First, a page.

Wednesday, April 23, 2008


Purging my Favourites File, I came upon astrologer Jayj Jacobs' Codswallop Detector. This dates from ten years ago, but remains very apt.

There's plenty of codswallop being written and spoken on the political front here in the USA, and some of the categories below, as well as being relevant to astrology, could equally be applied to the political scene - under an umbrella term - "spin".

After Hillary Clinton's win in PA last night the Obamamedia is busy spinning it down to an irrelevancy, the Clinton camp is overjoyed and confident. I think reality lies somewhere in between, but I can't help feeling buoyed up today!

Anyway, back to the subject in hand - the word codswallop itself may be more obscure in the USA than in Britain. The commonly used American term meaning much the same thing is "bullshit", although I always think codswallop is a little more benign. There's a proper definition and origin of the word codswallop here.

These are my favourites from Jayj's indicators of codswallop which can be found not only in astrology but elsewhere. The author forms "an objective assessment of faults, logical mistakes and spurious reasoning most apparent and seemingly inherent in astrology and astro-logic. By no means are these mental preconceptions limited to astrology or metaphysics; they are pandemic in western culture."

Authoritism: The dual beliefs that if it's in print it is true & that famous people are always right ('authors' are de facto 'famous'). The more famouser the more righter. "If I haven't already read, or heard of them, they are nobody, and know nothing."

Contraryism: The belief that only the generally unaccepted is worthy. Different and antithetical is better. The faith that conventional wisdom, and common sense, are always wrong.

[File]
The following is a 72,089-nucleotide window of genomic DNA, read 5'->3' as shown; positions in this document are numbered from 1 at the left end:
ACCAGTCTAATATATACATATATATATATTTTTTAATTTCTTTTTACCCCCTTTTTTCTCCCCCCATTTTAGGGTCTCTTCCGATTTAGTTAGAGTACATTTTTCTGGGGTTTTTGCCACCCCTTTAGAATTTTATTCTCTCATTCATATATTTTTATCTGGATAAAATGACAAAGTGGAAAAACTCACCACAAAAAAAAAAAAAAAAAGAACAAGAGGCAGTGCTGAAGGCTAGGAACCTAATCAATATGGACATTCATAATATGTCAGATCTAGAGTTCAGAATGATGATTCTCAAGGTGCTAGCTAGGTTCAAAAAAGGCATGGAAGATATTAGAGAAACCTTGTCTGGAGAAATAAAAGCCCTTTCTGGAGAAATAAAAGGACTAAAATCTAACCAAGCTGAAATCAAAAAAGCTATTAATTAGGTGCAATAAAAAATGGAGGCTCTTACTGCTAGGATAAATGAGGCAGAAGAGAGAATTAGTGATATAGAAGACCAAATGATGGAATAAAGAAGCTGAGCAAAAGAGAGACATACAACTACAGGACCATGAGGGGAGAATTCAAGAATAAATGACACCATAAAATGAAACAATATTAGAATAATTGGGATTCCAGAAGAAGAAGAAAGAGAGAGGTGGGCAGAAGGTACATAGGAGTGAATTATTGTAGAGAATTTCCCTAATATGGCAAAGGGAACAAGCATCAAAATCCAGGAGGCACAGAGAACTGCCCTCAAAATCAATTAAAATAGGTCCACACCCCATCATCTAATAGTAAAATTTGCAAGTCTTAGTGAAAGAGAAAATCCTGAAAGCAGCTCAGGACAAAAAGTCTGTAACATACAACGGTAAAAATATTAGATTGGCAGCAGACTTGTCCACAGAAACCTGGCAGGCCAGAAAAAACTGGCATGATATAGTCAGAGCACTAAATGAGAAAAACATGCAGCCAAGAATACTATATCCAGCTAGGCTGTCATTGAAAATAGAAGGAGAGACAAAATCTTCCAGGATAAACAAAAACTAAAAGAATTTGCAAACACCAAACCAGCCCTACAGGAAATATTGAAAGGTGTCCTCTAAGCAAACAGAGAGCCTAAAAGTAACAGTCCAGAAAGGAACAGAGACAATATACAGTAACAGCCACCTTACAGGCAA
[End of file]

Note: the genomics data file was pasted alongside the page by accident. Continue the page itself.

Conspiritorialism: The conviction that the truth is being deliberately withheld from 'us' by 'them'. The fewer people that know it, or believe it, the truer it is. Denial is always evidence for, rather than against. [see related topic: Contraryism]

Nominalnomy: The belief that the name determines the meaning. It's based on the faith that astronomers, (etc.), have a god/goddess/force given infallible ability to name (celestial) objects with appellations appropriate to their mystical/metaphysical significance.

Hypotheosis: The belief that assumptions -- especially a priori ones -- are infallible. If you have even a shred of evidence, you have incontrovertible proof. This is an extreme example of 'Jacobs' Law of Increasing Certainty': "The thrust of every Hypothesis is towards an Absolute."

Venereism: The belief that nice is holy (and the truth is pretty). Therefore 'thou shalt not critique or criticize another' -- especially an astrologer. Manners matter more than meaning, and properly polite is superior to perceptively precise. AKA Venerean Disease.

Lalalalogy: The belief that more lyrical sounding something is, the truer it is. The prettier the poem, the truer the message. It is assuming that the pleasant prevails, and that "The truth rhymes."

Cosmenology: The belief that whatever makes the universe seem pretty, kind, caring, etc., is correct. "Beauty is Truth." [reference Robert Pante, "If you look good, and dress well, you don't need to have a purpose in life."]
Audiblation: The assumption that volume makes right. The louder (and meaner) you say it, the truer it is. Capitalization Convinces.

Spuriousism: The assumption that if you can make it seem to work for you once, it does indeed work -- and must be used by everyone.

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